Deborah Orr: A simple-minded politician, asylum-seekers and the complex realities of global politics

Critics of Margaret Hodge have failed to understand that 'need' is not an easy equation
Click to follow
The Independent Online

Refugees don't come to Britain any more, do they? We get asylum-seekers now instead. Refugees? Well we still see them, in camps, on television, driven from their homes by war, famine, pestilence or the other one, and they really do have nothing. Asylum-seekers have something though, don't they? They have an agenda, and a list of rights.

They want something, and they want it from us. Not all of them, although much rhetoric implies that this is the case. The US committee for refugees and immigrants estimates that the current total of displaced persons is more than 34 million, a third of them seeking asylum outside their own borders. The latest figures, from 2005, confirm that we granted asylum to a not overwhelming 11,000 of those refugees.

Refugees, when you think about it, had only a brief existence in the mainstream British idiolect. Given status as a legal group during the Second World War, their irksome presence here was partly solved by the enthusiastic embrace of Zionism, and the creation of Israel. Solved for us anyway, in a very narrow sense, because it is something of a cruel historical joke that the only people in the history of the world to have been granted refugee status because they are the descendants of refugees are the children and grandchildren of the Palestinians who fled Israel in 1948.

Back then there were fewer than three-quarters of a million of them. Now, according to the UNRWA, the UN agency that records their claims, there are more than 4.3 million, many still in camps awaiting a world citizenship that only an accommodation of seemingly impossible generosity of spirit - not just from Israel but from the whole of the Middle East - can deliver to them. The recent turbulence has only intensified their plight. The attack by Lebanon on the Nahr el-Bared camp is attracting international attention. But the hundreds expelled after the fall of Saddam from Iraq remain on the Syrian border, denied citizenship or even entry, which is in line with the policy of the Arab League. The world denies asylum - or uses it to make a political point, or tries to shunt it next door - at its peril.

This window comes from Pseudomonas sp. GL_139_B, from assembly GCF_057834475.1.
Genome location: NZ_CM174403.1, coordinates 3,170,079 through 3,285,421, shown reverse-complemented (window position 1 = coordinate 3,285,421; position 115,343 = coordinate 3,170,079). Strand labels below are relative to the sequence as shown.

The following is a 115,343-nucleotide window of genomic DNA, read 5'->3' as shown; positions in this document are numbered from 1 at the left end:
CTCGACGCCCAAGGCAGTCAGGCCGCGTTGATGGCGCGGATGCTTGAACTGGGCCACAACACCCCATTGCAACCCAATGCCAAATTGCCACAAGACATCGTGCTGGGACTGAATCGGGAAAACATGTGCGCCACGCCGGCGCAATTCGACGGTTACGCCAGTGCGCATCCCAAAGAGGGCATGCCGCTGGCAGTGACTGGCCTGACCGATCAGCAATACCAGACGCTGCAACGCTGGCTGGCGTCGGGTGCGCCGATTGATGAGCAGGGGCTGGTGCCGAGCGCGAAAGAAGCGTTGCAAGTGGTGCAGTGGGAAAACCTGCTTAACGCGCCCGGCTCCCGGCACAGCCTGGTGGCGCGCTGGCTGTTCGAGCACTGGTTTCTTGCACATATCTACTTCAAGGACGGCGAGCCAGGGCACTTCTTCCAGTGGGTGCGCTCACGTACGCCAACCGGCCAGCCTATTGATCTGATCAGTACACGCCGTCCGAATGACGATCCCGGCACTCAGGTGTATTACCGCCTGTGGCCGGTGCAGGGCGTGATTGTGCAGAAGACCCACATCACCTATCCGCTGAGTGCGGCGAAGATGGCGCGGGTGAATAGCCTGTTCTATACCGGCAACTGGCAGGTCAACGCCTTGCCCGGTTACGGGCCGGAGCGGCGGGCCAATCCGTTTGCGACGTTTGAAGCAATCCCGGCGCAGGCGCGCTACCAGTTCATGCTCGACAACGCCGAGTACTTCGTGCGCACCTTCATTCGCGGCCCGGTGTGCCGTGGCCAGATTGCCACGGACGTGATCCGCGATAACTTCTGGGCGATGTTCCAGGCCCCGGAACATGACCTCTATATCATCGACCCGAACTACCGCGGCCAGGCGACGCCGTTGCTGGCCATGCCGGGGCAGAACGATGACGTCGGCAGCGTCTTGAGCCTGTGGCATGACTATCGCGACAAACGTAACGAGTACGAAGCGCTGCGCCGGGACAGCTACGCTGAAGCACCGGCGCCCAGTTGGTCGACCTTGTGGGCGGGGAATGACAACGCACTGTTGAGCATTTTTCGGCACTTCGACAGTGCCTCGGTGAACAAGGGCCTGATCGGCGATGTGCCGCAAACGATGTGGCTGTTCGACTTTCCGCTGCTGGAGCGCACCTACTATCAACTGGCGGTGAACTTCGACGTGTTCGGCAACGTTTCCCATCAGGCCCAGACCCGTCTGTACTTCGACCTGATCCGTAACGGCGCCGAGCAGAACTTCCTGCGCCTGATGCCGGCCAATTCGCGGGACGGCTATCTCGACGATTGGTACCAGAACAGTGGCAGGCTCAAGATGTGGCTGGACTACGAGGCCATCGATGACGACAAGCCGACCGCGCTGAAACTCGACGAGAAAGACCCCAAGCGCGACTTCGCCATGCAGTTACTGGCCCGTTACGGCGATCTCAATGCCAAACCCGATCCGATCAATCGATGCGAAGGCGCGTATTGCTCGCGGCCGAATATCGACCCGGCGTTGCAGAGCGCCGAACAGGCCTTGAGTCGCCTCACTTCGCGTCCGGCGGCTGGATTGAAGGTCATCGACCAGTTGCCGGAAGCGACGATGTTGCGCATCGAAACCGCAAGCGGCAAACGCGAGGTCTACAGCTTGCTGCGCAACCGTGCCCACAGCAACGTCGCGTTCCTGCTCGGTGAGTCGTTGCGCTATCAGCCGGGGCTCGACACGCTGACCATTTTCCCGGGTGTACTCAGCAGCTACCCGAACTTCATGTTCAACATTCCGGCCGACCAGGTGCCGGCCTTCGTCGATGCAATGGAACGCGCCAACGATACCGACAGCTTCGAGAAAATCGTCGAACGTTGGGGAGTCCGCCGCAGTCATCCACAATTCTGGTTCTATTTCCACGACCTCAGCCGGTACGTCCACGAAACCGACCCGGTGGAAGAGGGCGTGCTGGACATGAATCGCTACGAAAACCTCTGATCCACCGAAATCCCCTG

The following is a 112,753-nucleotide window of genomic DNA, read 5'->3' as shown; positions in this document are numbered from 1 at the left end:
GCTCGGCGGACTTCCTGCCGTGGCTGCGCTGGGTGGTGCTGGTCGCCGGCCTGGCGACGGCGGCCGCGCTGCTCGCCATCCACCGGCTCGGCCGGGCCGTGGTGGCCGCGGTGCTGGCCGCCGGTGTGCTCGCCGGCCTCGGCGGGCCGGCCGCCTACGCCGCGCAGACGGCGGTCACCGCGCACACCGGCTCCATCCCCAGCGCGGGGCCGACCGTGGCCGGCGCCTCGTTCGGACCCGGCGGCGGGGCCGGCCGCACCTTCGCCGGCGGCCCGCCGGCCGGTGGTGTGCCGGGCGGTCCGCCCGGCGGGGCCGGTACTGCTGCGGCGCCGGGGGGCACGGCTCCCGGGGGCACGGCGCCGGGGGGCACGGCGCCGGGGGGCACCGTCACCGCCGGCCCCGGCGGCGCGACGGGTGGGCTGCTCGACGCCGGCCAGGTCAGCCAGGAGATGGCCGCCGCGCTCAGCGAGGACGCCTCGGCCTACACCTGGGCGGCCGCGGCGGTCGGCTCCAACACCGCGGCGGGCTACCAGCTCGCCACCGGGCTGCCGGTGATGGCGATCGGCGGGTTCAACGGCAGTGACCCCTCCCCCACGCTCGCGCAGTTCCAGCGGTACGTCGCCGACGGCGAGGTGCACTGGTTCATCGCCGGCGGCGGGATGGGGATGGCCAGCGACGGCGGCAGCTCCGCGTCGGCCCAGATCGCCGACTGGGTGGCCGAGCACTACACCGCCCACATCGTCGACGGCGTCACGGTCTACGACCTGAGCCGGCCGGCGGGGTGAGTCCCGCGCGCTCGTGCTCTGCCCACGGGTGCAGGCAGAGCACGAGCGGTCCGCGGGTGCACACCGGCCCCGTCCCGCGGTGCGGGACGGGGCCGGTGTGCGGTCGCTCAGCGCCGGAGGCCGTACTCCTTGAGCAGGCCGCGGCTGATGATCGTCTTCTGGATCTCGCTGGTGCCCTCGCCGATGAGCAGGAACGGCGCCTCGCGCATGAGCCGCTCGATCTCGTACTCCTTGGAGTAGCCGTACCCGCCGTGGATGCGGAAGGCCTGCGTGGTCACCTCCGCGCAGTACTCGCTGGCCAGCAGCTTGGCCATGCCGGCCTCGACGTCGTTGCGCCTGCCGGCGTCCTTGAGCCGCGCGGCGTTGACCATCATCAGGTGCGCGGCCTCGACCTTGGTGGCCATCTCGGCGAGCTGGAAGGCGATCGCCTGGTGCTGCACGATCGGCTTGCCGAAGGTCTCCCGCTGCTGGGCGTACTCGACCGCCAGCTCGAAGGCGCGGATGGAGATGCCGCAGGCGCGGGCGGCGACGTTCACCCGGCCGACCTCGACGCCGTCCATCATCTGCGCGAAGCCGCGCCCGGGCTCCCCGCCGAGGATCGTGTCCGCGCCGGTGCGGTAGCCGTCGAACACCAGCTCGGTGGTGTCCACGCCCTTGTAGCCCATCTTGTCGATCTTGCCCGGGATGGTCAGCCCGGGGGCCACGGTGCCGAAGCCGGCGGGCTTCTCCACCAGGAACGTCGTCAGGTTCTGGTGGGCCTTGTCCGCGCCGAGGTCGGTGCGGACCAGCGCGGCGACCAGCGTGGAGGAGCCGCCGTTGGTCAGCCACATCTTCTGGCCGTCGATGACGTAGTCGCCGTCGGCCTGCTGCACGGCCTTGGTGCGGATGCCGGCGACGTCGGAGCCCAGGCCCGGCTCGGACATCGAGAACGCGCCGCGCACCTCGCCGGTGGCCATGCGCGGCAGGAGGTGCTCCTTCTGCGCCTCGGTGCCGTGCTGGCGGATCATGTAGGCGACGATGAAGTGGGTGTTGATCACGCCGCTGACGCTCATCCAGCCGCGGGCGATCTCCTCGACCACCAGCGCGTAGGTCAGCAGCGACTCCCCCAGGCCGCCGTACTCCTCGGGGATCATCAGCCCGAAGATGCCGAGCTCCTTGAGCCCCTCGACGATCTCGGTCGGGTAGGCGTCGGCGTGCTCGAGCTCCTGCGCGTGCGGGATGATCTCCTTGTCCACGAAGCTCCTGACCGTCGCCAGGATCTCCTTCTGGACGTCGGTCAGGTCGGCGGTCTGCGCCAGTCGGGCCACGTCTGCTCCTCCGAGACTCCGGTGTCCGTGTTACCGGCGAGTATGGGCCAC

Presumably it's people who have successfully sought asylum in Britain that Margaret Hodge is most bothered by when she talks about those who are "new migrants" and not "indigenous". Asylum-seekers, after all, don't have a right to council housing and are generally housed in detention centres, like naughty schoolchildren, where they sit about all day, self-harming.

And Europeans are indigenous to Europe, after all, and we Europeans can all move freely, and do. Anyway, access to benefits from the new European countries is restricted already because of fears about economic migrancy, which is why they fight to spend a night in a loo. Members of the Commonwealth, by the same token, are indigenous to the Commonwealth, and the idea that they might have anything but a highly circumscribed right to live in Britain is long gone. If Ms Hodge is unwilling to explain this to her constituents, then she is in the wrong party, and can't expect David Cameron to welcome her with open arms either.

Except that dumping people in a political wing you don't like, when they express views you don't like, doesn't really work any more, if it ever did. Ms Hodge, in truth, is indeed expressing the concerns of those she represents. And those among her constituents who are saying such things are not easily pigeon-holed as racists and extremists either.